It can not be denied that this solution agrees with many facts. We frequently, perhaps most frequently, laugh at degradation. Those words are often amusing which bring up all at once the eccentricity or the vice of some person. Degradation is even the essence of parody. We laugh at the lapse of an orator, because the man, with his weaknesses, is suddenly exposed in the midst of his sublime flight. An uncouth expression or sound uttered in an asssemblage of grave men makes us laugh for the same reason, because humanity is detected under its mask of gravity. Monkeys make us laugh because they by their grimaces and attitudes degrade the men they imitate to their own level. In general, fatuity, pretension, and affectation are ludicrous because vulgarity is betrayed under the mask at every instant.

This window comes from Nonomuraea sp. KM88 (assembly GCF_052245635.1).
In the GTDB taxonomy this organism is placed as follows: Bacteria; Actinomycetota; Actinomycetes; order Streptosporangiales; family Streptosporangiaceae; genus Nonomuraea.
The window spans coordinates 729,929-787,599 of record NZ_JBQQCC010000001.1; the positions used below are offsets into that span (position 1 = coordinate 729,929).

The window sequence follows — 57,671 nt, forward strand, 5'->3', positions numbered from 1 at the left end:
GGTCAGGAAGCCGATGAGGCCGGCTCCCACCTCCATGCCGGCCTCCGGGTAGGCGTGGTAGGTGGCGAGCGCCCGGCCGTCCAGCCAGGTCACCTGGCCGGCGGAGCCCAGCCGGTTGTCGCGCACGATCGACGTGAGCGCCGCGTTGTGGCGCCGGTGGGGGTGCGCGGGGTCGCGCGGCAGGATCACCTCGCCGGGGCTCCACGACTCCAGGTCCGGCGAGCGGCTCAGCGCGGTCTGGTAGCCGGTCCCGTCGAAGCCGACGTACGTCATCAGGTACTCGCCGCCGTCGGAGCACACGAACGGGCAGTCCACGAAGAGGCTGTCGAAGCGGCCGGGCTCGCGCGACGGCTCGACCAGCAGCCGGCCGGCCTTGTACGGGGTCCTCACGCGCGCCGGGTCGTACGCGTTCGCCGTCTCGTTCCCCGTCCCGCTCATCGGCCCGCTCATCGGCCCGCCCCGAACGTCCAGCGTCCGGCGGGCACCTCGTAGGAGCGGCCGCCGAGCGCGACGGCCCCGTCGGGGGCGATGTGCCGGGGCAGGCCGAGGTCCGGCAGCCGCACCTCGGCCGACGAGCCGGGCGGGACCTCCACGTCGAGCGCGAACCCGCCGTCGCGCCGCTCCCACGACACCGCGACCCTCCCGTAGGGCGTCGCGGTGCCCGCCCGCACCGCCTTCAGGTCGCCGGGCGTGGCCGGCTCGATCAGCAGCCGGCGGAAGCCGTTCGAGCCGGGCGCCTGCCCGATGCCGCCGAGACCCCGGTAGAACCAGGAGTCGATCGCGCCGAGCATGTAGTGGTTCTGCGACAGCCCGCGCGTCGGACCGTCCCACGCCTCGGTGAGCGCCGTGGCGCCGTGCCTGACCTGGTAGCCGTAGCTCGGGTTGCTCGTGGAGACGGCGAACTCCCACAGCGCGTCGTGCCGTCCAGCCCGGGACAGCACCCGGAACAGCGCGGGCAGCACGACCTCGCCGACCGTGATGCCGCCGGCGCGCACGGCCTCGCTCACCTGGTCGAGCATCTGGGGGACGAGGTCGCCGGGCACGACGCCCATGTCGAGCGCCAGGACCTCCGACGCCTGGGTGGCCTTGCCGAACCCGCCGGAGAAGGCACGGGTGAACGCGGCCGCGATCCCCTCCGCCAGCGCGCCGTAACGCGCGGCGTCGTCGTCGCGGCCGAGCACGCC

Yet this is not the real cause, for we often witness the spectacle of a degradation without having any disposition to laugh at it. When we perceive a pettiness in a person for whom we have reverence, we are only sorry. We do not always laugh when the eccentricity of another is exposed. Our laughing depends much on the way the exposure is made. Thus, not the odd or the exhibition of freedom or contrast or degradation is the real cause of laughter. There are queer spectacles that are not amusing, free actions that are austere, contrasts that are sad, and degradations that are solemn. The one thing that is always present, that provokes laughter, to suppress which is to suppress laughter, a variation of which has an immediate effect on the intensity of the emotion of the ludicrous, is still to be found.